“How Newegg crushed the ‘shopping cart’ patent and saved online retail”

by Walter Olson on January 29, 2013

Backed by big-firm lawyers, a non-producing company that claimed its patents underlay the online shopping cart sued dozens of retailers and extracted tens of millions of dollars in settlements and verdicts in the Eastern District of Texas and elsewhere — until an appellate ruling declared its patents invalid. Despite its absence of products, the company’s website offered “tech support.” [Joe Mullin, Ars Technica]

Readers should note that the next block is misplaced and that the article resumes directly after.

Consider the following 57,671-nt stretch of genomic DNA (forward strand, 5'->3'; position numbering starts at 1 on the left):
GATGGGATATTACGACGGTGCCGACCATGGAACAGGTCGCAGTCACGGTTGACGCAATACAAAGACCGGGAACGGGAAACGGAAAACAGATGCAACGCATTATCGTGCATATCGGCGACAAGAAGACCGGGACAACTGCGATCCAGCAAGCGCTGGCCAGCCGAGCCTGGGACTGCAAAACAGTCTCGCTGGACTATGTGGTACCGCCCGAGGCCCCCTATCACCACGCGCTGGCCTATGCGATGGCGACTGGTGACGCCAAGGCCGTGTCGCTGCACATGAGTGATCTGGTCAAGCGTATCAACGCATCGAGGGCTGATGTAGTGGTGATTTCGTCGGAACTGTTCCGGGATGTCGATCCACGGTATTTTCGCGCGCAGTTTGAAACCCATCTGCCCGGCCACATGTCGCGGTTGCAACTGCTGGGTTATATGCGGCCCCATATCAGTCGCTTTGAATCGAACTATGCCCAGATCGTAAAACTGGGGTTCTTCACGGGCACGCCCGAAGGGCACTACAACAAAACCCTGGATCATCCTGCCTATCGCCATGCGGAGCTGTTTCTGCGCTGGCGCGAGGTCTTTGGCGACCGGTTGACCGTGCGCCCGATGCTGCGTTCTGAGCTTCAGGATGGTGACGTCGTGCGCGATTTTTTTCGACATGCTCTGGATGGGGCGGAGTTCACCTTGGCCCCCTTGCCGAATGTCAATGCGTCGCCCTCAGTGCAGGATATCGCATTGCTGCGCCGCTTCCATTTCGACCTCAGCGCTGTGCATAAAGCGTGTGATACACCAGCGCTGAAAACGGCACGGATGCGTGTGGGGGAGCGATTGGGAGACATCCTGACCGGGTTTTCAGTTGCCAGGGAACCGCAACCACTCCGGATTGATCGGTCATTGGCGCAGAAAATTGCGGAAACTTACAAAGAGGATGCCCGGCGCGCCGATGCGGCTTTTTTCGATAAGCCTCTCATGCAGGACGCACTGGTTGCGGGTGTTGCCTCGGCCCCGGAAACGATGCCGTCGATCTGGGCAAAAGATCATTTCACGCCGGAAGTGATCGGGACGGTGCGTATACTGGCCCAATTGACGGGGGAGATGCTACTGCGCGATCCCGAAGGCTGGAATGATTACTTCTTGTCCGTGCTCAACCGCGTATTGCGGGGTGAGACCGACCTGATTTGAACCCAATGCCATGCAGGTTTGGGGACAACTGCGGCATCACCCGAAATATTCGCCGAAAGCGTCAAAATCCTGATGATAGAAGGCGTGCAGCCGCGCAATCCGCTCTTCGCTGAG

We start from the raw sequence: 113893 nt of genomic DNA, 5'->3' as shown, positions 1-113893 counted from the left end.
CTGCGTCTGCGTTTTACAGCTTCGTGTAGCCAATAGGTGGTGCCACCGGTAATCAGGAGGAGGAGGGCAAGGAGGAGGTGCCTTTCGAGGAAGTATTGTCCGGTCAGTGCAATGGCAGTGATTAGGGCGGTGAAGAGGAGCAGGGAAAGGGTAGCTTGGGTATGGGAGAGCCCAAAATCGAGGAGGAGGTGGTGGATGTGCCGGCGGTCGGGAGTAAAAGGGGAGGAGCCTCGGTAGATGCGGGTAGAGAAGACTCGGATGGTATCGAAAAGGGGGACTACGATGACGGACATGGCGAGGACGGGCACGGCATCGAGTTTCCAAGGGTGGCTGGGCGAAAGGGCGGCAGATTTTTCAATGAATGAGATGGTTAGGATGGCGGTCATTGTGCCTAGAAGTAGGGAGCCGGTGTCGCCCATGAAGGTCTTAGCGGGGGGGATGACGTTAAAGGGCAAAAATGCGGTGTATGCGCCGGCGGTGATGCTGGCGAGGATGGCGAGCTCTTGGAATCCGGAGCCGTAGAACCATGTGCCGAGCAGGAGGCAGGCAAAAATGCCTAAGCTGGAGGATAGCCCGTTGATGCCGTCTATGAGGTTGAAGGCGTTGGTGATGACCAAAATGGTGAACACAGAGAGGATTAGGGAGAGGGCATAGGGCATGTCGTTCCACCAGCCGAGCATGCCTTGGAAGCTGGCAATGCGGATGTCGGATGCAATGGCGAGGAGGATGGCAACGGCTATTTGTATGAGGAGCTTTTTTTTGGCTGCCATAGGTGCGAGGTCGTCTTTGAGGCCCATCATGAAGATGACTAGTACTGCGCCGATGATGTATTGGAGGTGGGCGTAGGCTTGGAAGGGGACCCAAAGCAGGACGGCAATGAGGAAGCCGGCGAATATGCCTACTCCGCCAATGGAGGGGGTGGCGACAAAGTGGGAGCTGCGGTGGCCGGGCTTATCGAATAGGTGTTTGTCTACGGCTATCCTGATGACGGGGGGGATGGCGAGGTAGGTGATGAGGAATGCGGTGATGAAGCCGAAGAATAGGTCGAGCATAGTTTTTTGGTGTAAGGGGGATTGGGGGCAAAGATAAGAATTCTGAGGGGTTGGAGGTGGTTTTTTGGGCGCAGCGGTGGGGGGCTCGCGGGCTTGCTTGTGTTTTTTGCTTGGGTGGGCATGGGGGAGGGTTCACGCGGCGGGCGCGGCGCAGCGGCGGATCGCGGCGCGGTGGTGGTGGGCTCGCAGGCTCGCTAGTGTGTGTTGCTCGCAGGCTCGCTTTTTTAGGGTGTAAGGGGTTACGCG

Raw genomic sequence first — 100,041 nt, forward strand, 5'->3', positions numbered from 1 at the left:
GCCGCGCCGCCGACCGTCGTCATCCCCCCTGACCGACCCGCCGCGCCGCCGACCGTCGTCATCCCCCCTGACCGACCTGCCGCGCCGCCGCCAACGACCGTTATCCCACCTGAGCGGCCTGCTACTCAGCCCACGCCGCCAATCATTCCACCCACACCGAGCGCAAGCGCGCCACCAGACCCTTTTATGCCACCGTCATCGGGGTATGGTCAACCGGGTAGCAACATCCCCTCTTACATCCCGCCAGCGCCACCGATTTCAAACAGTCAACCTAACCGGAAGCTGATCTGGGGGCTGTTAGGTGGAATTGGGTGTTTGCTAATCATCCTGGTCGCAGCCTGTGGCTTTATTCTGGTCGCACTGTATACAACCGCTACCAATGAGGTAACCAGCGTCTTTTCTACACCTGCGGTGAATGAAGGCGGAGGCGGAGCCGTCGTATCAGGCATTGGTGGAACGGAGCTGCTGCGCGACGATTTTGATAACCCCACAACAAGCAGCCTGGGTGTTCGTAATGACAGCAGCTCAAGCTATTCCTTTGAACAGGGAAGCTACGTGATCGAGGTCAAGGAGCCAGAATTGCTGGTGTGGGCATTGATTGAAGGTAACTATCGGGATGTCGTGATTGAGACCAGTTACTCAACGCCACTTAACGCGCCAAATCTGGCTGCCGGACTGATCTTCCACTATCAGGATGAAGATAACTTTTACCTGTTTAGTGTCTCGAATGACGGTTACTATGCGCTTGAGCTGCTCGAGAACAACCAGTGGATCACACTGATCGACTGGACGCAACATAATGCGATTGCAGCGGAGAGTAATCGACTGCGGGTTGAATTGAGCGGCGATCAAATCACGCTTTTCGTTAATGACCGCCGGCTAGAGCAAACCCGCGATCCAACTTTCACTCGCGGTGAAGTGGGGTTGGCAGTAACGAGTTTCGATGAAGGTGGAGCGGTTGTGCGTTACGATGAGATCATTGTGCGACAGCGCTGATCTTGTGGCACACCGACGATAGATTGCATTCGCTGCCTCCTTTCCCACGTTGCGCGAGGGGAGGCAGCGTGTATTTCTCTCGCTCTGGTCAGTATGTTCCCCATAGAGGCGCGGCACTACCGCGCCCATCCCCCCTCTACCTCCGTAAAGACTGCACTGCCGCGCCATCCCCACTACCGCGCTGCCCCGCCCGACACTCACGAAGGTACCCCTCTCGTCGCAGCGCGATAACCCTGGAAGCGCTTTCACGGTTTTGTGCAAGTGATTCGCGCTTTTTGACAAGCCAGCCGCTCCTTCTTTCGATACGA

{ 3 comments }

1 Hugo S. Cunningham 01.29.13 at 9:49 pm

Great news!

But the article does not give sufficient credit to the appeals judges who got it right. Maybe my eyes are tired, but I did not see (1) their names, (2) what Appeals Court they were on, or (3) A link to their opinion.

2 gitarcarver 01.30.13 at 12:32 am

Hugo,

The opinion is linked in the article in the fourth paragraph, the last sentence.

Here is the link: http://www.cafc.uscourts.gov/images/stories/opinions-orders/2011-1009.Opinion.1-17-2013.1.PDF

(I sympathize with tired eyes.)

Take care.

3 peter 01.30.13 at 6:50 am

end of the judgement. ‘Licences were taken to avoid the cost of litigation, not to use the…flawed… product’.

This must be what they mean when they say the the patent system is vital for encouraging innovation. Encouraging innovation for lawyers maybe.

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